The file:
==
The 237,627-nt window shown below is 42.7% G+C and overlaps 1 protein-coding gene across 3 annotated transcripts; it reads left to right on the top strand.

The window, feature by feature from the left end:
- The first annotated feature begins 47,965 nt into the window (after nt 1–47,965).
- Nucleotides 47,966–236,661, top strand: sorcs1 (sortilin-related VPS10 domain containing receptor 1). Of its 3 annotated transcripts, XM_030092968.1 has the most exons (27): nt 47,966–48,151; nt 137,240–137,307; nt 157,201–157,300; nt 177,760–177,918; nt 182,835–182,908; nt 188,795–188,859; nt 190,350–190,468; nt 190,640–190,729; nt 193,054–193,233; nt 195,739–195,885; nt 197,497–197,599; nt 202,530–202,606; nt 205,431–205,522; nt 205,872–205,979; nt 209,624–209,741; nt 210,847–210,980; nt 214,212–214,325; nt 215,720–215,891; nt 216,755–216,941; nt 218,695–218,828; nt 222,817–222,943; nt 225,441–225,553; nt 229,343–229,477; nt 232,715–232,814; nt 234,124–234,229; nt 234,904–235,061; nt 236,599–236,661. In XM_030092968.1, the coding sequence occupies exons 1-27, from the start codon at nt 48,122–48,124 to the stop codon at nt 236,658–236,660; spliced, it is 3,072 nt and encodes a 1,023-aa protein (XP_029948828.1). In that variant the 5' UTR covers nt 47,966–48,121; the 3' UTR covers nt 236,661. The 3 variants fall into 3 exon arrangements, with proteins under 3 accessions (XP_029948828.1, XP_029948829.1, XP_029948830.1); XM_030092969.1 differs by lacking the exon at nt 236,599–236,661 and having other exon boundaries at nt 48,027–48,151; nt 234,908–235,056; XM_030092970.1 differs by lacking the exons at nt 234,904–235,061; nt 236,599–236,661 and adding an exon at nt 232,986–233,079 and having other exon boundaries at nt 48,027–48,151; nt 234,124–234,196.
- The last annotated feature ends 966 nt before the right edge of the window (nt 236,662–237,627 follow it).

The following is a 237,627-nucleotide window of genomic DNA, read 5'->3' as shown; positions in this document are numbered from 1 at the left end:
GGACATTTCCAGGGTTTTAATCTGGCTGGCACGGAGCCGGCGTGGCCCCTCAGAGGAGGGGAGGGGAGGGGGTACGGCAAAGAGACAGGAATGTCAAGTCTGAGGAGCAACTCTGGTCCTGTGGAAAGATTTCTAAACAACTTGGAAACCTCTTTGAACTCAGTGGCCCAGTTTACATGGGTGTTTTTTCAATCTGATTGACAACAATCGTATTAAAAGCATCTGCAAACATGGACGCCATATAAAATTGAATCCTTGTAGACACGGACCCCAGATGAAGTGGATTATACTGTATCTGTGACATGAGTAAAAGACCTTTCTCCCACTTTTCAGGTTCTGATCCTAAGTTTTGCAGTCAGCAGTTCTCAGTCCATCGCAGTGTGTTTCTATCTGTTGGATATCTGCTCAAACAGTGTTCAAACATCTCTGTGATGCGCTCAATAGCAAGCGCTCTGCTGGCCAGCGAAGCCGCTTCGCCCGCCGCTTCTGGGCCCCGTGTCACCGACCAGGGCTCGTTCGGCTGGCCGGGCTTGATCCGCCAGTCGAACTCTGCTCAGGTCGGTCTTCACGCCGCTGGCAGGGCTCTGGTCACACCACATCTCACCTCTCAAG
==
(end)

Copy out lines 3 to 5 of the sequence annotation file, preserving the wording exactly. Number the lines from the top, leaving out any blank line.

- The first annotated feature begins 47,965 nt into the window (after nt 1–47,965).
- Nucleotides 47,966–236,661, top strand: sorcs1 (sortilin-related VPS10 domain containing receptor 1). Of its 3 annotated transcripts, XM_030092968.1 has the most exons (27): nt 47,966–48,151; nt 137,240–137,307; nt 157,201–157,300; nt 177,760–177,918; nt 182,835–182,908; nt 188,795–188,859; nt 190,350–190,468; nt 190,640–190,729; nt 193,054–193,233; nt 195,739–195,885; nt 197,497–197,599; nt 202,530–202,606; nt 205,431–205,522; nt 205,872–205,979; nt 209,624–209,741; nt 210,847–210,980; nt 214,212–214,325; nt 215,720–215,891; nt 216,755–216,941; nt 218,695–218,828; nt 222,817–222,943; nt 225,441–225,553; nt 229,343–229,477; nt 232,715–232,814; nt 234,124–234,229; nt 234,904–235,061; nt 236,599–236,661. In XM_030092968.1, the coding sequence occupies exons 1-27, from the start codon at nt 48,122–48,124 to the stop codon at nt 236,658–236,660; spliced, it is 3,072 nt and encodes a 1,023-aa protein (XP_029948828.1). In that variant the 5' UTR covers nt 47,966–48,121; the 3' UTR covers nt 236,661. The 3 variants fall into 3 exon arrangements, with proteins under 3 accessions (XP_029948828.1, XP_029948829.1, XP_029948830.1); XM_030092969.1 differs by lacking the exon at nt 236,599–236,661 and having other exon boundaries at nt 48,027–48,151; nt 234,908–235,056; XM_030092970.1 differs by lacking the exons at nt 234,904–235,061; nt 236,599–236,661 and adding an exon at nt 232,986–233,079 and having other exon boundaries at nt 48,027–48,151; nt 234,124–234,196.
- The last annotated feature ends 966 nt before the right edge of the window (nt 236,662–237,627 follow it).